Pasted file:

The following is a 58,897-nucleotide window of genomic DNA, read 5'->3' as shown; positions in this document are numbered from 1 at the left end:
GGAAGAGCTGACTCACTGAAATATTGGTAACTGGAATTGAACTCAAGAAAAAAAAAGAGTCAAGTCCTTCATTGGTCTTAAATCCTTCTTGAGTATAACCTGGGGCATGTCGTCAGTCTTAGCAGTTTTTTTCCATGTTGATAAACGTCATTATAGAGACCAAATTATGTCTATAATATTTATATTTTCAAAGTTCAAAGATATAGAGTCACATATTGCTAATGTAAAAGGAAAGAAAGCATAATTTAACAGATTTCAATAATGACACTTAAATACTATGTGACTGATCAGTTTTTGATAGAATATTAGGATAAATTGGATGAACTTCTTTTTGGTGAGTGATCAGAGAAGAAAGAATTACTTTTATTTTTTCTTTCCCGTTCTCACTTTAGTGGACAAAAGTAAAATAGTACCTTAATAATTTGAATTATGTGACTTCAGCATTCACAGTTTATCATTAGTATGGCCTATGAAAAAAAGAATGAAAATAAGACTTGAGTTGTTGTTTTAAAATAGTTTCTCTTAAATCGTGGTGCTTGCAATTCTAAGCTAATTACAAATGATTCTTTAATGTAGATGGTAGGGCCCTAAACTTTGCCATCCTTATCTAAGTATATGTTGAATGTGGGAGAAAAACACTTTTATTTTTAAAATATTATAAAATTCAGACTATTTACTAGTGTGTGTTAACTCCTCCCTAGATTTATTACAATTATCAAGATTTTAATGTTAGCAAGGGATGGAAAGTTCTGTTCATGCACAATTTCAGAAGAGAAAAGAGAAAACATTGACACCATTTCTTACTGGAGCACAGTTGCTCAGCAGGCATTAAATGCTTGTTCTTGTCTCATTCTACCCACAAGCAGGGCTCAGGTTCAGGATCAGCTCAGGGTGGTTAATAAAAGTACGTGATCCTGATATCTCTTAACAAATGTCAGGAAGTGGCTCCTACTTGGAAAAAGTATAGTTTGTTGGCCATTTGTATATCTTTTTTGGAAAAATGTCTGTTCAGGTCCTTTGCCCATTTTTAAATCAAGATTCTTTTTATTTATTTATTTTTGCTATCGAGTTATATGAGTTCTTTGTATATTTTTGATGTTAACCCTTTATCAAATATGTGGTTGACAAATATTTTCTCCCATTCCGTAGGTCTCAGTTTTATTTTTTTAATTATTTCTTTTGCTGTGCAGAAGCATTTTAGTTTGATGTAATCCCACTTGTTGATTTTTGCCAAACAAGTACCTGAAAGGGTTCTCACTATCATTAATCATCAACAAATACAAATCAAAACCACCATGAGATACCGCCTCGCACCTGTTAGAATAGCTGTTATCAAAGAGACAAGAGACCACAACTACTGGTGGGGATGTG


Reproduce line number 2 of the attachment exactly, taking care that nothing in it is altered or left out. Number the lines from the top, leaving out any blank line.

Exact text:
GGAAGAGCTGACTCACTGAAATATTGGTAACTGGAATTGAACTCAAGAAAAAAAAAGAGTCAAGTCCTTCATTGGTCTTAAATCCTTCTTGAGTATAACCTGGGGCATGTCGTCAGTCTTAGCAGTTTTTTTCCATGTTGATAAACGTCATTATAGAGACCAAATTATGTCTATAATATTTATATTTTCAAAGTTCAAAGATATAGAGTCACATATTGCTAATGTAAAAGGAAAGAAAGCATAATTTAACAGATTTCAATAATGACACTTAAATACTATGTGACTGATCAGTTTTTGATAGAATATTAGGATAAATTGGATGAACTTCTTTTTGGTGAGTGATCAGAGAAGAAAGAATTACTTTTATTTTTTCTTTCCCGTTCTCACTTTAGTGGACAAAAGTAAAATAGTACCTTAATAATTTGAATTATGTGACTTCAGCATTCACAGTTTATCATTAGTATGGCCTATGAAAAAAAGAATGAAAATAAGACTTGAGTTGTTGTTTTAAAATAGTTTCTCTTAAATCGTGGTGCTTGCAATTCTAAGCTAATTACAAATGATTCTTTAATGTAGATGGTAGGGCCCTAAACTTTGCCATCCTTATCTAAGTATATGTTGAATGTGGGAGAAAAACACTTTTATTTTTAAAATATTATAAAATTCAGACTATTTACTAGTGTGTGTTAACTCCTCCCTAGATTTATTACAATTATCAAGATTTTAATGTTAGCAAGGGATGGAAAGTTCTGTTCATGCACAATTTCAGAAGAGAAAAGAGAAAACATTGACACCATTTCTTACTGGAGCACAGTTGCTCAGCAGGCATTAAATGCTTGTTCTTGTCTCATTCTACCCACAAGCAGGGCTCAGGTTCAGGATCAGCTCAGGGTGGTTAATAAAAGTACGTGATCCTGATATCTCTTAACAAATGTCAGGAAGTGGCTCCTACTTGGAAAAAGTATAGTTTGTTGGCCATTTGTATATCTTTTTTGGAAAAATGTCTGTTCAGGTCCTTTGCCCATTTTTAAATCAAGATTCTTTTTATTTATTTATTTTTGCTATCGAGTTATATGAGTTCTTTGTATATTTTTGATGTTAACCCTTTATCAAATATGTGGTTGACAAATATTTTCTCCCATTCCGTAGGTCTCAGTTTTATTTTTTTAATTATTTCTTTTGCTGTGCAGAAGCATTTTAGTTTGATGTAATCCCACTTGTTGATTTTTGCCAAACAAGTACCTGAAAGGGTTCTCACTATCATTAATCATCAACAAATACAAATCAAAACCACCATGAGATACCGCCTCGCACCTGTTAGAATAGCTGTTATCAAAGAGACAAGAGACCACAACTACTGGTGGGGATGTG